Restaurants in Tokyo
Innovation is the trump card of restaurants in Tokyo. All kinds of sea creatures, from sea urchin and crab to eel and stingray, are apt to wind up on your plate. Noodles, from ramen to soba and more, abound.
One of the best restaurants in Tokyo is Nodaiwa. Not far from Edogawa Park, this shop serves some of the best unagi (eel) dishes—so good in fact, that the line often stretches well past the door. If you want to try your hand at Japanese cooking, visit the Tsukiji Fish Market, known as Japan's Kitchen. It's the world's largest seafood market and moves at lightning speed. If you're dedicated, you can wake early to watch the tuna auction get underway at four o'clock in the morning.
For a break from the typical Tokyo restaurant, consider Union Square Tokyo and Pierre Gagnaire à Tokyo. Union Square Tokyo puts a Western spin on traditional dishes in the Tokyo midtown area. Meanwhile, French chef Pierre Gagnaire runs his namesake restaurant on the 36th floor of the Intercontinental Hotel.
An impressive glass doorway marked with modern gold sculptures marks the entrance to this Michelin-starred, westernized teppanyaki (iron griddle) house, where chef Sung Lee chats in English with counter-seated guests as he prepares seasonal specialties such as salted, roasted abalone, gr
The line of salarymen descending the stairs into this ramen haven is long, but take heart: it moves quickly, as these guys slurp like there’s no tomorrow.
For authentic dumplings, try this local institution with lines out the door.
Part avante-garde art gallery, part dance club, part bar, Super Deluxe occupies an open basement space with concrete floors and high ceilings, decorated with contemporary furniture and a bar on wheels that serves cocktails and coffee drinks into the wee hours.
Considered by some to be the best teppanyaki (iron grill) restaurant in Tokyo, Omotoesando Ukai Tei recreates the ambience of a 19th-century wealthy merchant home with marble floors, floor-to-ceiling panel paintings, antiques in glass display cases, and dark wood and upholstered furnitur
Soba is a staple of many Japanese dishes, from soups to mori soba (a cold-noodle dish), but it's rare to find them made by hand.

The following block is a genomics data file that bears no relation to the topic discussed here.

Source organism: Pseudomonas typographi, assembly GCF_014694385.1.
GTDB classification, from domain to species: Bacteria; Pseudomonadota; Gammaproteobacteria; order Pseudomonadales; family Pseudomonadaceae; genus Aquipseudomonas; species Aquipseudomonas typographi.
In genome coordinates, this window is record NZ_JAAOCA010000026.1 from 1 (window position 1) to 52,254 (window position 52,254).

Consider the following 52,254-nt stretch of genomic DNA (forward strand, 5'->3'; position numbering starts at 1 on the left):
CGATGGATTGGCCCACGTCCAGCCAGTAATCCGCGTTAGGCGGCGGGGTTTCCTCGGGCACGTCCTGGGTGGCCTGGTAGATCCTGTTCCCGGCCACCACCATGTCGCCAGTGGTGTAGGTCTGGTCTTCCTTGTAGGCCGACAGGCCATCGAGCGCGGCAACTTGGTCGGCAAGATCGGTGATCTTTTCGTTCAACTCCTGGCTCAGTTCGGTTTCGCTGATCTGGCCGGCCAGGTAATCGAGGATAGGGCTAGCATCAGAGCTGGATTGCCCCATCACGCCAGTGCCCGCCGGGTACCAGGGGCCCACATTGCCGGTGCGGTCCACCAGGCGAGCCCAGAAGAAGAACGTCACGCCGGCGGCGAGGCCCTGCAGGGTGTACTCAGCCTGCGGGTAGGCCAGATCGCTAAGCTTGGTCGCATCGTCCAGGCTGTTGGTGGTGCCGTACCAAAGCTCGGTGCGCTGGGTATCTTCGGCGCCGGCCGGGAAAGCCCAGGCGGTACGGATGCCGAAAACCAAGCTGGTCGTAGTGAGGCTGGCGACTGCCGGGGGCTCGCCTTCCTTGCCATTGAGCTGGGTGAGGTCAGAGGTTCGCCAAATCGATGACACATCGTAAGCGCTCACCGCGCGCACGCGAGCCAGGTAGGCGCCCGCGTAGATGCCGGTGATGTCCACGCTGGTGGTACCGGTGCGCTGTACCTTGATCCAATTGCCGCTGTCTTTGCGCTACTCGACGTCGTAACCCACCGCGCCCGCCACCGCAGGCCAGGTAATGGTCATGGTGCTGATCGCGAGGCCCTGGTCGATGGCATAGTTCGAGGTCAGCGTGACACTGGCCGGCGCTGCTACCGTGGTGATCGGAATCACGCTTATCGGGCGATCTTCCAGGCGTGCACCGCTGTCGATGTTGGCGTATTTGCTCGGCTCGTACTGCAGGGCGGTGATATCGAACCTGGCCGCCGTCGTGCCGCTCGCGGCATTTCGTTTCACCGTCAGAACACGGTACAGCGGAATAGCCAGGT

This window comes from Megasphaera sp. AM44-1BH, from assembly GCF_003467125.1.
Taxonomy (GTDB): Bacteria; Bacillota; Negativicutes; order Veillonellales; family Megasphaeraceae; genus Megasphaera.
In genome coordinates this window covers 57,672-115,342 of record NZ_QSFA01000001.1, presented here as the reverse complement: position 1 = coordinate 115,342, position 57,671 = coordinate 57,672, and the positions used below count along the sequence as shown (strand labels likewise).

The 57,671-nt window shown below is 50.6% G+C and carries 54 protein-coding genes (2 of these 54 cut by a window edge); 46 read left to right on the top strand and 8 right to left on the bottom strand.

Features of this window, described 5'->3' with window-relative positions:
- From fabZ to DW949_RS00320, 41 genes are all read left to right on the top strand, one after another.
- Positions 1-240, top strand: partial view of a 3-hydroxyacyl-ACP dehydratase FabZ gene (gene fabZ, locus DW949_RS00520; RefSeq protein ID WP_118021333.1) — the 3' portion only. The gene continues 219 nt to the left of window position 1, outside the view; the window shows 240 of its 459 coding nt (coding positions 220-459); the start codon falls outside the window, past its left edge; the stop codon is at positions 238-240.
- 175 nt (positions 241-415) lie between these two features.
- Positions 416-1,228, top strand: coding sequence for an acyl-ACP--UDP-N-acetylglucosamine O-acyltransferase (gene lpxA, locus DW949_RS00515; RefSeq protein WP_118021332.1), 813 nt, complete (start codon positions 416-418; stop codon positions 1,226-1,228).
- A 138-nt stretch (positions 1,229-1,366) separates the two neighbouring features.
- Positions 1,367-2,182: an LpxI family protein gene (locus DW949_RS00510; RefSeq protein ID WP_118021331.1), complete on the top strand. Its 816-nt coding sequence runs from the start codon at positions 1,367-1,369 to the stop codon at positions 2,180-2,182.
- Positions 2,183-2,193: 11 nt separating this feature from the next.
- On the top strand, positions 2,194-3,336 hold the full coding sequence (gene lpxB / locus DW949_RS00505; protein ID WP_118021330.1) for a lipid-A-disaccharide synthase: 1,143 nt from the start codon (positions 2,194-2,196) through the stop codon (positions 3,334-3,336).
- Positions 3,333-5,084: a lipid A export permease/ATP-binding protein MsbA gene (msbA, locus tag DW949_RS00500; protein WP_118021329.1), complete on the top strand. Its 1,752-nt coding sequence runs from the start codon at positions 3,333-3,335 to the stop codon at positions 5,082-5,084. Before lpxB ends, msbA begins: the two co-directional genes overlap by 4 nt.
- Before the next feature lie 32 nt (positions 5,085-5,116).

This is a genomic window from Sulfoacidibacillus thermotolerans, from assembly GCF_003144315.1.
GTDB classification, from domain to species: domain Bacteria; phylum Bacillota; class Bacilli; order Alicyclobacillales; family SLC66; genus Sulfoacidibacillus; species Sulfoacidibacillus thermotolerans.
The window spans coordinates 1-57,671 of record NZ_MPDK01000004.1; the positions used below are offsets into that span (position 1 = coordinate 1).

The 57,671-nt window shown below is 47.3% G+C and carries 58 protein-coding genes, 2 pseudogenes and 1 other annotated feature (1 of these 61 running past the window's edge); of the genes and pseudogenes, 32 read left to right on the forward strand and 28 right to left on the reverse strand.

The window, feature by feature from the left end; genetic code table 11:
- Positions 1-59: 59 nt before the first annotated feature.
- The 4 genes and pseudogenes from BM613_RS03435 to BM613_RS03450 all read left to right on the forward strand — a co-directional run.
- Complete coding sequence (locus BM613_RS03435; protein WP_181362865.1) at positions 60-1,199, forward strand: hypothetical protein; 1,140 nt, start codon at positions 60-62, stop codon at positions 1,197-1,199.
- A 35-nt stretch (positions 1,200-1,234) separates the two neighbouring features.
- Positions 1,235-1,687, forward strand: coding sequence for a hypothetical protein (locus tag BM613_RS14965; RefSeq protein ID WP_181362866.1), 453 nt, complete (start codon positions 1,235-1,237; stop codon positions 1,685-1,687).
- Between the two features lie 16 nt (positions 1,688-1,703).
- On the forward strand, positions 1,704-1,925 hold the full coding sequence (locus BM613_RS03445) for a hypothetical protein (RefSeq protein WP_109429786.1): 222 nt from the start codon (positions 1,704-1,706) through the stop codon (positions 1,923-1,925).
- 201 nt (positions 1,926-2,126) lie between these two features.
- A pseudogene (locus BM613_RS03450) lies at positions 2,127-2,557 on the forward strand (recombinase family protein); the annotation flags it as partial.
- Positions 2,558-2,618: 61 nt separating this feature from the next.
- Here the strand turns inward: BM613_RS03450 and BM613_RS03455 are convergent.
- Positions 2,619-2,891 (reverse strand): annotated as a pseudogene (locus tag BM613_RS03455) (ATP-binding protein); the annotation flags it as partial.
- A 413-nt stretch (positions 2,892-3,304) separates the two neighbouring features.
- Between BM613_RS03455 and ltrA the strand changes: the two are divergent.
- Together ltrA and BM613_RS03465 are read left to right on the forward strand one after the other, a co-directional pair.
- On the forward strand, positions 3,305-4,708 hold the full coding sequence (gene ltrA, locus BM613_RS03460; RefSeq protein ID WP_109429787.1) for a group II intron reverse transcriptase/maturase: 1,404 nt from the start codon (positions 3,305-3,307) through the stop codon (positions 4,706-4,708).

One of two sushi restaurants inside the Tsukiji Fish Market, Daiwa is a traditional sushi counter with room for about a dozen sitting elbow-to-elbow in front of the busy chefs preparing the city's freshest catch for immediate consumption. Many say Daiwa is Tokyo's best sushi restaurant.
The chef is the mentor of Masa Takayama, whose $450 sushi omakase has thrilled Manhattan sushi cognoscenti since his restaurant, Masa, opened in 2004.
Housed in a 19th-century sake brewery that was relocated from the countryside, Tofuya Ukai sits at the base of Tokyo Tower amidst zen gardens (complete with a stream and water wheel) visible from each of the restaurant's 55 private tatami dining rooms.
It’s fun to sizzle a midday meal on a tabletop grill at this new mall staple specializing in skewerless yakitori. Try the tsukune, juicy, shiso-wrapped chicken meatballs.
The accolades for chef Seji Yamamoto's Nihonryori Ryugin are impressive: three Michelin stars and status as one the world's top 50 restaurants as determined by S. Pellegrino's annual awards.
In 1834, a samurai made his claim to fame with his fruit and vegetables shop, introducing the then-isolated Japan to imported produce. More than 150 years later, the fruit parlor and its reputation are still intact.
Japan's love affair with the ramen noodle is celebrated at the Shin-Yokohama Ramen Museum, an interactive exhibit space that includes a ramen 'theme park' with recreated mid-20th-century ramen shops from around Japan.